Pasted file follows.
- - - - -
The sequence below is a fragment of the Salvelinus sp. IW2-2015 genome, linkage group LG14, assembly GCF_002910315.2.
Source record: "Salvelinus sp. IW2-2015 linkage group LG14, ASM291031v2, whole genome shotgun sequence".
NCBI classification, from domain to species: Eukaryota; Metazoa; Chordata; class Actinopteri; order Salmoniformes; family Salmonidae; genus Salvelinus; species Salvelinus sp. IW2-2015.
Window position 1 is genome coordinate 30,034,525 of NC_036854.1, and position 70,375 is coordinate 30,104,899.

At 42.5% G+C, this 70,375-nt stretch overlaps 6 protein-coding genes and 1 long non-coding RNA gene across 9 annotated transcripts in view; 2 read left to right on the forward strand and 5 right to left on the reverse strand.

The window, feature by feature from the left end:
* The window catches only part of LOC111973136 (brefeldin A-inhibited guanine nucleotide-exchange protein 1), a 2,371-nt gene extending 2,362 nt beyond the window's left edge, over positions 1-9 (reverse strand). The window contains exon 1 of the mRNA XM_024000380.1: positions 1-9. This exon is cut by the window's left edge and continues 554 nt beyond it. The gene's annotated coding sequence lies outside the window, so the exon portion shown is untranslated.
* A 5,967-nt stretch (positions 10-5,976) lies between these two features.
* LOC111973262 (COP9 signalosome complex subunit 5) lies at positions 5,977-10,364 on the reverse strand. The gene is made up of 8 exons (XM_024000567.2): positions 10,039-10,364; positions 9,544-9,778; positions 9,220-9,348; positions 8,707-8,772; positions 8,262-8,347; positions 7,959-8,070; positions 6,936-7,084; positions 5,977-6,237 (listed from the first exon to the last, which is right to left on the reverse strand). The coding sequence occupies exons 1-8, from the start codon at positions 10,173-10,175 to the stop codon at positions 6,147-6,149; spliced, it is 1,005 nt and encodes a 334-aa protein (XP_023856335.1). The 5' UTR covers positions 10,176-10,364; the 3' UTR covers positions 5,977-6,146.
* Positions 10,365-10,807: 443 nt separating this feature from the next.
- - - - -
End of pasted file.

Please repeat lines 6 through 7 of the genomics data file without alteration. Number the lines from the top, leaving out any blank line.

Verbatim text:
The window, feature by feature from the left end:
* The window catches only part of LOC111973136 (brefeldin A-inhibited guanine nucleotide-exchange protein 1), a 2,371-nt gene extending 2,362 nt beyond the window's left edge, over positions 1-9 (reverse strand). The window contains exon 1 of the mRNA XM_024000380.1: positions 1-9. This exon is cut by the window's left edge and continues 554 nt beyond it. The gene's annotated coding sequence lies outside the window, so the exon portion shown is untranslated.